If you sew then the sewing machine is going to be your biggest investment and it makes sense to maintain it regularly. Usually, all this takes is for you to brush or blow away any dust or debris that's left after using your machine. Now and again you will need to oil the moving parts of your sewing machine but please make sure that you use oil that is specifically for sewing machine use i.e. a light oil, and not any old oil from the car parts store.
If your machine didn't come with a cleaning brush then a small nylon paint brush will suffice to clean away the lint and dust that gathers around the sewing foot area. Compressed air spray cans are also very useful for getting to the parts unreachable by the brush. Over time, if this lint and dust is allowed to gather and mix along with the oil it will create a a thick grime that is really sticky and can cause all sorts of problems which can result in a faster pace of wear and tear. In fact, if you have any trouble with your sewing machine then the first step is always to give it a good clean.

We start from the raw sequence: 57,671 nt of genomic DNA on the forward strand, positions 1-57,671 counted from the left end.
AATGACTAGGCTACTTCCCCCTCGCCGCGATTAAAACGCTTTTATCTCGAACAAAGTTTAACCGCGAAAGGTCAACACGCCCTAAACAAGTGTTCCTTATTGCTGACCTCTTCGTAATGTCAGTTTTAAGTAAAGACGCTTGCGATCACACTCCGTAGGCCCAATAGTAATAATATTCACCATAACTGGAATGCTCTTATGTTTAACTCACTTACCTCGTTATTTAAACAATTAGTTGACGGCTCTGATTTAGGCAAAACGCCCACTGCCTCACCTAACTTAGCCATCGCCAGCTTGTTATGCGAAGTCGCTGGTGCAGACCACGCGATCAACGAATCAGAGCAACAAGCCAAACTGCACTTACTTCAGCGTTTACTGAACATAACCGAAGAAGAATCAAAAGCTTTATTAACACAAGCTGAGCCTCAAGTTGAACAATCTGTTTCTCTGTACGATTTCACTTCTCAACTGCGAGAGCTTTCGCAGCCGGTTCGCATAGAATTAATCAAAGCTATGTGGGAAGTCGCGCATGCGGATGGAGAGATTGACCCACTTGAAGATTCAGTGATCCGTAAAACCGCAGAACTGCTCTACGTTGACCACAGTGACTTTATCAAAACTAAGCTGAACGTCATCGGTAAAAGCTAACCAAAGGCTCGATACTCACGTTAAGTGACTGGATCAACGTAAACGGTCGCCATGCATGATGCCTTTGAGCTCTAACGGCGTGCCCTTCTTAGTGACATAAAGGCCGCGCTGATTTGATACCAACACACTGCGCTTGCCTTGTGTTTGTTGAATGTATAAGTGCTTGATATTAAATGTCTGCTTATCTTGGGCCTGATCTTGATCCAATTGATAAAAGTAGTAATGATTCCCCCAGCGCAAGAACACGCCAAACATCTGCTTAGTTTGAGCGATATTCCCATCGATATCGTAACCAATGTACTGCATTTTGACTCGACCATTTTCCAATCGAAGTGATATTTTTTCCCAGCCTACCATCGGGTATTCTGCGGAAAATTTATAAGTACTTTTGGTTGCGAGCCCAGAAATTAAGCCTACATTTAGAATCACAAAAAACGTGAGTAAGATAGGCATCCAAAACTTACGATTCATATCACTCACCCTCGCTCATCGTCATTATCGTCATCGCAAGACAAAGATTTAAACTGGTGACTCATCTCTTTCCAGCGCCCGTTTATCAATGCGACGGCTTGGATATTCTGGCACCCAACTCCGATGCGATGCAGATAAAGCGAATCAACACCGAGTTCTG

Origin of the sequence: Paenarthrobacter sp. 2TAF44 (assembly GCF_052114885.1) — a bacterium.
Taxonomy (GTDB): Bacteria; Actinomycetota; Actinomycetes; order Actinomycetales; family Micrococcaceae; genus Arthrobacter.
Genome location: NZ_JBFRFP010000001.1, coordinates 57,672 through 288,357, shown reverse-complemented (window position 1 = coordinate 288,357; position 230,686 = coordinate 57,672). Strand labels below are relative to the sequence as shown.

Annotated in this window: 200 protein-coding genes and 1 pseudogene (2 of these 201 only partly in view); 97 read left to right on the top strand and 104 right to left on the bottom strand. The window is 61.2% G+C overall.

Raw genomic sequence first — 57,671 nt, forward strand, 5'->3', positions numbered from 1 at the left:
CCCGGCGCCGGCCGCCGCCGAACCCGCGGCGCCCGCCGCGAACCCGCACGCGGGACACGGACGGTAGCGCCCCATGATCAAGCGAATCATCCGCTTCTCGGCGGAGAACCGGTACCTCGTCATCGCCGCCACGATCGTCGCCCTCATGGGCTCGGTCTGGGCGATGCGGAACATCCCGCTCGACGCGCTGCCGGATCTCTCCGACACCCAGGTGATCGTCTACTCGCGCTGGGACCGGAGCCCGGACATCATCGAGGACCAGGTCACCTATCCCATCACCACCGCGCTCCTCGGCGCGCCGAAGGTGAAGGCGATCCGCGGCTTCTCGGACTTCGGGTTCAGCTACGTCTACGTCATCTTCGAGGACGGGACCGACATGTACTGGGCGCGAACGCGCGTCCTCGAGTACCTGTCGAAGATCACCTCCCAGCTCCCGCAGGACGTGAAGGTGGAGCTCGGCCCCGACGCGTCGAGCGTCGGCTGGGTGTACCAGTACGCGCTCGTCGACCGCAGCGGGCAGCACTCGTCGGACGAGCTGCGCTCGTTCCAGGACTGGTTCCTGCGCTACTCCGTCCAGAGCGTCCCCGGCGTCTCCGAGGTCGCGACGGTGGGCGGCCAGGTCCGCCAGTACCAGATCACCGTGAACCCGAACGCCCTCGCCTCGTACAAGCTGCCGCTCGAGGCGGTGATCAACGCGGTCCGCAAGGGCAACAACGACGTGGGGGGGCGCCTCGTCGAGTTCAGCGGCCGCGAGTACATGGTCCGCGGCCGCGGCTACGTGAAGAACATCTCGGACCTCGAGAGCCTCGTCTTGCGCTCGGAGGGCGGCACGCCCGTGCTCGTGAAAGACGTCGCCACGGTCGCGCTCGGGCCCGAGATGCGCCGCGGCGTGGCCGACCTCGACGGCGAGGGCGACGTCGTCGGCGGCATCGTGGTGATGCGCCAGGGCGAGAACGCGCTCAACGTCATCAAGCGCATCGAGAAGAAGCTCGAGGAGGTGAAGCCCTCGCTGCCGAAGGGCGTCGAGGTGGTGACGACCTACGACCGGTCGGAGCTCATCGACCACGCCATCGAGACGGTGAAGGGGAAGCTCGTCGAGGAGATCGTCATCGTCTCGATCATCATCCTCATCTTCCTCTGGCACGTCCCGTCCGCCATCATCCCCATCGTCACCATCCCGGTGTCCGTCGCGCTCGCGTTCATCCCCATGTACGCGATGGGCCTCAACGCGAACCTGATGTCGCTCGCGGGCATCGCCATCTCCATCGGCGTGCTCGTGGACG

If specific areas need more attention then use the manual that came with your sewing machine to disassemble the parts which can then be cleaned in a small bath of cleaning fluid. Make sure to clean off the excess cleaning fluid before reassembly or let the parts stand overnight to allow the excess cleaning fluid to evaporate off. Follow the manual to understand where the machine may need oiling and where not to oil - this can be important! After cleaning, test your machine on a scrap piece of cloth just in case any oil makes its way out of the sewing foot area.
A little work after using your sewing machine can keep it in top condition, making it last for many years without any parts wearing out. All new machines will come with a booklet or video describing the periodic maintenance schedule and if you have aquired a machine without such a manual then you should be able to get one from the machine manufacturer.